5 No-No’s When Designing Performance Review Forms
Human resources and management spend an awful lot of time designing performance review forms. That’s good news because despite the negative attitude of many managers toward completing the annual employee appraisal, it does show the good intentions of management to make the review more valuable for the employee and the company.
Unfortunately, good intentions don’t always end up with good results. Here’s a list of typical mistakes that companies make when designing employee evaluation forms.
- Too much criteria to evaluate. To accommodate the personal viewpoints and biases of human resources, managers, and management, the number of items evaluated becomes everyone’s wish list with little to no relevance to performance. After a year’s deliberation, a client of mine recently released their new evaluation form…with 33 criteria. Consider these unintended circumstances: a manager has 6 reports. That means he needs to consider a total of 198 items when evaluating performance. Even if desirable, it’s not logical to think that a manager will give each item sufficient time before he offers a rating and/or include a comment that might be helpful to his direct report. If a company wants to turn a superficial feedback processes into complete irrelevance, then add as many competencies, goals, and attitudes as possible to the evaluation form. That strategy is a sure way to turn a performance feedback system from superficial to irrelevant.
- Non-relevant criteria. Whether a human resources designs a form with 10 or 50 competencies isn’t as big a problem as when the criteria don’t directly impact employee performance. Management and HR painstakingly investigate the validity of pre-employment tests but rarely if ever test the relevance and correlation of criteria on their employee appraisal forms with performance, productivity, and profitability. For instance, attendance and appearance are almost universal criteria used by managers to evaluate performance. But little if any data supports the linkage between appearance (tattoos. piercings, facial hair, etc) and productivity or meeting attendance and profitability.
- One form fits all. Out of necessity, many organizations use one form to evaluate all employees, from the maintenance person to the executive team. For the sake of sanity, reducing the number of form types to one or two prevents managers from completing the wrong form or version. It also minimizes the number of forms HR needs to update. Unfortunately this strategy makes no sense except for convenience. Ideally each position should have its own set of criteria; possibly four or five company-wide criteria plus up to a half-dozen job specific ones.
- Lack of comments. A rating without supporting comments significantly diminishes the value of performance feedback. In effect, a performance review without comments is a report card – a grade on past behavior with no justification, documentation, or value. Without some explanation to the employee why the rating was given or recommendation for improvement, the value of the performance review is near meaningless.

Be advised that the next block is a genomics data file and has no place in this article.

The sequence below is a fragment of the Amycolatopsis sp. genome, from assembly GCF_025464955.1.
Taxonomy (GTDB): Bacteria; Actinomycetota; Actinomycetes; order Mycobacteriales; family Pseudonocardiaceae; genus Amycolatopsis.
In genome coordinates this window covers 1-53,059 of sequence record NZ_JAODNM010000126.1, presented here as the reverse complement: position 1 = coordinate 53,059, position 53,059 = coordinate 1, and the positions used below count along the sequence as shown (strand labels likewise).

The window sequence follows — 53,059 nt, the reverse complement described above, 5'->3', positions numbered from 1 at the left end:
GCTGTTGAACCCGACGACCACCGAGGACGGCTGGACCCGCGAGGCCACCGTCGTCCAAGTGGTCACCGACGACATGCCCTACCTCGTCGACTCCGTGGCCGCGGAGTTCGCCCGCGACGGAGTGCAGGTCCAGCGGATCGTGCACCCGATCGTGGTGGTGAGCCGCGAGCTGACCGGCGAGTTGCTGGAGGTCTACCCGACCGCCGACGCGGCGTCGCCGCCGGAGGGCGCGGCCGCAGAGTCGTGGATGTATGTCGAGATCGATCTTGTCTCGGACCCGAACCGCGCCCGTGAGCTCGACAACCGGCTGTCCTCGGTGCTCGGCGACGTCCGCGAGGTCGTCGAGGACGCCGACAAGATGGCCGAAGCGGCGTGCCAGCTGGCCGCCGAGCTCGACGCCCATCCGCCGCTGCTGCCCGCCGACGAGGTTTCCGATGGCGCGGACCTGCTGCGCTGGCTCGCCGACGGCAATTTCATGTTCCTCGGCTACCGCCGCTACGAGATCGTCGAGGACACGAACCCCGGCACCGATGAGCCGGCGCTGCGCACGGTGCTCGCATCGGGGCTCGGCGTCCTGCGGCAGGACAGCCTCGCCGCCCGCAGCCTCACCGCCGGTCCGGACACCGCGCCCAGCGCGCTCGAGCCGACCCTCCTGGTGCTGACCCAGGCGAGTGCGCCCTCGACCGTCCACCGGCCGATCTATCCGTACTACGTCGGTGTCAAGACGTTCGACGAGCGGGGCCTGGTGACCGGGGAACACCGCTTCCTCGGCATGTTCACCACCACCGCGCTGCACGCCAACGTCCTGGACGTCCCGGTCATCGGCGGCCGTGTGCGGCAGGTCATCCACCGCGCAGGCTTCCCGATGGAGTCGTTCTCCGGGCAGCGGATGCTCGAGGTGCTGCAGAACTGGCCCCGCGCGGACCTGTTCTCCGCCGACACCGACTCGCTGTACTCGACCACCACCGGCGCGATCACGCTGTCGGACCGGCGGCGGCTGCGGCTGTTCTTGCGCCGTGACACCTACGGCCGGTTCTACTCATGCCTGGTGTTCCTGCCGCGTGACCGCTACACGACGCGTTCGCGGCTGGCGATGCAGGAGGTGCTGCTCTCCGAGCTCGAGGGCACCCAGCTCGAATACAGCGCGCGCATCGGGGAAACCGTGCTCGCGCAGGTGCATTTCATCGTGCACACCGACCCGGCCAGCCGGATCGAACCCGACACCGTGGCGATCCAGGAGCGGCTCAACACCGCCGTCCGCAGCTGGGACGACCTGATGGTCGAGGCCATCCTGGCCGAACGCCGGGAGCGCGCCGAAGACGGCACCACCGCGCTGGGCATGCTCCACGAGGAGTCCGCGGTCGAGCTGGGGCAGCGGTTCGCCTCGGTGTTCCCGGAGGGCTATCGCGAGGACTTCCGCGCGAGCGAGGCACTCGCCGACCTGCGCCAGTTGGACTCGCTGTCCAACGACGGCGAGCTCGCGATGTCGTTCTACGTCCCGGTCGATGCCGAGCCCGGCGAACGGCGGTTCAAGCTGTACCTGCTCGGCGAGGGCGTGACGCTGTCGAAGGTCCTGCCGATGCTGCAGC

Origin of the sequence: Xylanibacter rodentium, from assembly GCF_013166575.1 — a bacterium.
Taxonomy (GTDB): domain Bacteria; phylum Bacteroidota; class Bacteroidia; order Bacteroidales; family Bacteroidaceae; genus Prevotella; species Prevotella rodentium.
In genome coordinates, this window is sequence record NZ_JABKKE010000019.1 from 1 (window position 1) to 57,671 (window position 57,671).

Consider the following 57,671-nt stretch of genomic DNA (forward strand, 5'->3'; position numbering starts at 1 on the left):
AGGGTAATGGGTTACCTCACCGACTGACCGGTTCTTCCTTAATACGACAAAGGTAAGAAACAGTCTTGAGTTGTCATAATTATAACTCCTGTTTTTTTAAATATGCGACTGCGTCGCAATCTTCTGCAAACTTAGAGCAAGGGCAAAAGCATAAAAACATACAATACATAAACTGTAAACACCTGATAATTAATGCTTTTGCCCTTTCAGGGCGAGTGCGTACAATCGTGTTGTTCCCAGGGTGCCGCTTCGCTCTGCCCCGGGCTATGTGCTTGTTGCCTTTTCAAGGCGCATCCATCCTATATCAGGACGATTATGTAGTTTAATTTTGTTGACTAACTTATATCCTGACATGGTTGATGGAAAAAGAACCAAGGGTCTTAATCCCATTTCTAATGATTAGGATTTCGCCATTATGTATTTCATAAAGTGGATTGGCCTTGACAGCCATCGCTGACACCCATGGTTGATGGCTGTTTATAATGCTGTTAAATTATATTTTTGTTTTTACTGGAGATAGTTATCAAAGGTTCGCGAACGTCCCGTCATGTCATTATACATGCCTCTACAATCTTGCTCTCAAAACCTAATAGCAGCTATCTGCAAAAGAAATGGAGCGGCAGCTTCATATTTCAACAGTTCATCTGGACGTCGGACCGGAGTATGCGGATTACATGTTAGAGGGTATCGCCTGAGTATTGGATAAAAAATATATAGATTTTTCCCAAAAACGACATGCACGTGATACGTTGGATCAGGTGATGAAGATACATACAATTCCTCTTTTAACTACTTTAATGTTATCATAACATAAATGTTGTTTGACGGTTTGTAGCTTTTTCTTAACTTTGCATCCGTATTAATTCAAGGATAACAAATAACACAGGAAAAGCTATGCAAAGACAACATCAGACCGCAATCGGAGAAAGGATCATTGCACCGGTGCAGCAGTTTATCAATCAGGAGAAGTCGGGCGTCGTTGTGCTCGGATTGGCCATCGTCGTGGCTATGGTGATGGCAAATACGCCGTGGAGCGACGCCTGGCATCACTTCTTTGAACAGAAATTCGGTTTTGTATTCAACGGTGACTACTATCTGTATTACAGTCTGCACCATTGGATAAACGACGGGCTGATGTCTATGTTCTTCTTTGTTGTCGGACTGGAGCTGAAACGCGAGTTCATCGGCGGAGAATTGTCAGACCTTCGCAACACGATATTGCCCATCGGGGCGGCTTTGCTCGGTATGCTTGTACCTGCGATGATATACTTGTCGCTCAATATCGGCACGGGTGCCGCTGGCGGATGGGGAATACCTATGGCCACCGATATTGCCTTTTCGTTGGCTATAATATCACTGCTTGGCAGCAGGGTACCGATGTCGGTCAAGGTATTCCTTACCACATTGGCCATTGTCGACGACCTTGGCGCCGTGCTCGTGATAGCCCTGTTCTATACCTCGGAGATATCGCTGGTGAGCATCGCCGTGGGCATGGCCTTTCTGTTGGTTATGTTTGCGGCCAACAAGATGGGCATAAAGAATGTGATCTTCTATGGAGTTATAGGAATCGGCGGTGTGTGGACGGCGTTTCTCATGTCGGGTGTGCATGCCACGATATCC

- Unintended comment consequences. Many companies require comments only if and when a managers gives an employee of 5 (consistently exceeds expectations) or (consistently misses expectations). Often this strategy is chosen with a single purpose – to avoid giving too many employees high or low ratings, especially if the ratings are tied to compensation. But even if compensation is not linked directly to the ratings, many managers will avoid giving an employee a 1 or 5 rating even if he or she deserves it – just to avoid taking the time to comment and justify the high or low rating. Requiring comments on only high and low ratings skews all employee performance ratings toward average. That strategy is neither motivating nor productive.
One very effective solution to improving the employee performance review process is to go digital. Online performance review systems don’t necessarily solve the problem of too much or not relevant criteria, but it does allow companies to customize multiple forms specific to different jobs. The problem of filling out the wrong form is minimized if not eliminated because the form the reviewer receives is programmed into the system, removing the chance of human error or oversight. By simplifying the distribution of multiple employee appraisal forms, HR can more easily engage managers from different departments and functions in selecting the criteria they feel are most important to improving the performance of their teams. By engaging managers, they have more ownership and participation will improve. Greater involvement and participation means faster and higher completion rates and more valuable feedback for employees.
Online performance reviews systems also can require a manager to comment on all items or as an alternative just the most critical ones. Unlike paper forms, the reviewing manager cannot submit the form until he or she includes a comment in addition to a rating.
Providing employee performance feedback has never been as critical to a company’s productivity and profitability as it is today. The ability to create employee evaluation forms specific to the responsibilities of individual employees is a significant benefit of putting the performance review process online.